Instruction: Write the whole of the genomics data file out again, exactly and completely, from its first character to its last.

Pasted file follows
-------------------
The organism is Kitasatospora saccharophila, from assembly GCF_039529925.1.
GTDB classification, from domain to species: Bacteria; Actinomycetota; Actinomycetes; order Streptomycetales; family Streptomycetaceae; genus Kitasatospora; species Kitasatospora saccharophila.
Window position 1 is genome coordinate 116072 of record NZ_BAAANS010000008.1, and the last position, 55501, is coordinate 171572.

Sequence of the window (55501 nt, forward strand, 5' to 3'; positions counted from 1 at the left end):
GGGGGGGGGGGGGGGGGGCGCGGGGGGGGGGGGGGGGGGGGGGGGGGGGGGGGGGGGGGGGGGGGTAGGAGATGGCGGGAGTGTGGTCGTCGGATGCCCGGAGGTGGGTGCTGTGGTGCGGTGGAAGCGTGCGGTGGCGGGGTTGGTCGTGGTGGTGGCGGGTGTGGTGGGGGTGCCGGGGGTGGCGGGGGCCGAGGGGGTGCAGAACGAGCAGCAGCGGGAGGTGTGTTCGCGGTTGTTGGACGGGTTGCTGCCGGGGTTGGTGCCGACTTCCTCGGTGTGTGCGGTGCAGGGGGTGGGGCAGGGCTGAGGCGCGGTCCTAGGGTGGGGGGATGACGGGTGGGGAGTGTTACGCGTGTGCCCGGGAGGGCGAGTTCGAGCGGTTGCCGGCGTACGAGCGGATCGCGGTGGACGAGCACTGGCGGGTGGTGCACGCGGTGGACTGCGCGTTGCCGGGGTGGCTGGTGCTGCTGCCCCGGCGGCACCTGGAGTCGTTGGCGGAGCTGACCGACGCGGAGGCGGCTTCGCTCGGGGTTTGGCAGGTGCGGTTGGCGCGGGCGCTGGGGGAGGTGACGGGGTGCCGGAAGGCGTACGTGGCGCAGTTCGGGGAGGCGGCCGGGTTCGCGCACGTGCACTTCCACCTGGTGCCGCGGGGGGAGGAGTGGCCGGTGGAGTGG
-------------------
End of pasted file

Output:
The organism is Kitasatospora saccharophila, from assembly GCF_039529925.1.
GTDB classification, from domain to species: Bacteria; Actinomycetota; Actinomycetes; order Streptomycetales; family Streptomycetaceae; genus Kitasatospora; species Kitasatospora saccharophila.
Window position 1 is genome coordinate 116072 of record NZ_BAAANS010000008.1, and the last position, 55501, is coordinate 171572.

Sequence of the window (55501 nt, forward strand, 5' to 3'; positions counted from 1 at the left end):
GGGGGGGGGGGGGGGGGGCGCGGGGGGGGGGGGGGGGGGGGGGGGGGGGGGGGGGGGGGGGGGGGTAGGAGATGGCGGGAGTGTGGTCGTCGGATGCCCGGAGGTGGGTGCTGTGGTGCGGTGGAAGCGTGCGGTGGCGGGGTTGGTCGTGGTGGTGGCGGGTGTGGTGGGGGTGCCGGGGGTGGCGGGGGCCGAGGGGGTGCAGAACGAGCAGCAGCGGGAGGTGTGTTCGCGGTTGTTGGACGGGTTGCTGCCGGGGTTGGTGCCGACTTCCTCGGTGTGTGCGGTGCAGGGGGTGGGGCAGGGCTGAGGCGCGGTCCTAGGGTGGGGGGATGACGGGTGGGGAGTGTTACGCGTGTGCCCGGGAGGGCGAGTTCGAGCGGTTGCCGGCGTACGAGCGGATCGCGGTGGACGAGCACTGGCGGGTGGTGCACGCGGTGGACTGCGCGTTGCCGGGGTGGCTGGTGCTGCTGCCCCGGCGGCACCTGGAGTCGTTGGCGGAGCTGACCGACGCGGAGGCGGCTTCGCTCGGGGTTTGGCAGGTGCGGTTGGCGCGGGCGCTGGGGGAGGTGACGGGGTGCCGGAAGGCGTACGTGGCGCAGTTCGGGGAGGCGGCCGGGTTCGCGCACGTGCACTTCCACCTGGTGCCGCGGGGGGAGGAGTGGCCGGTGGAGTGG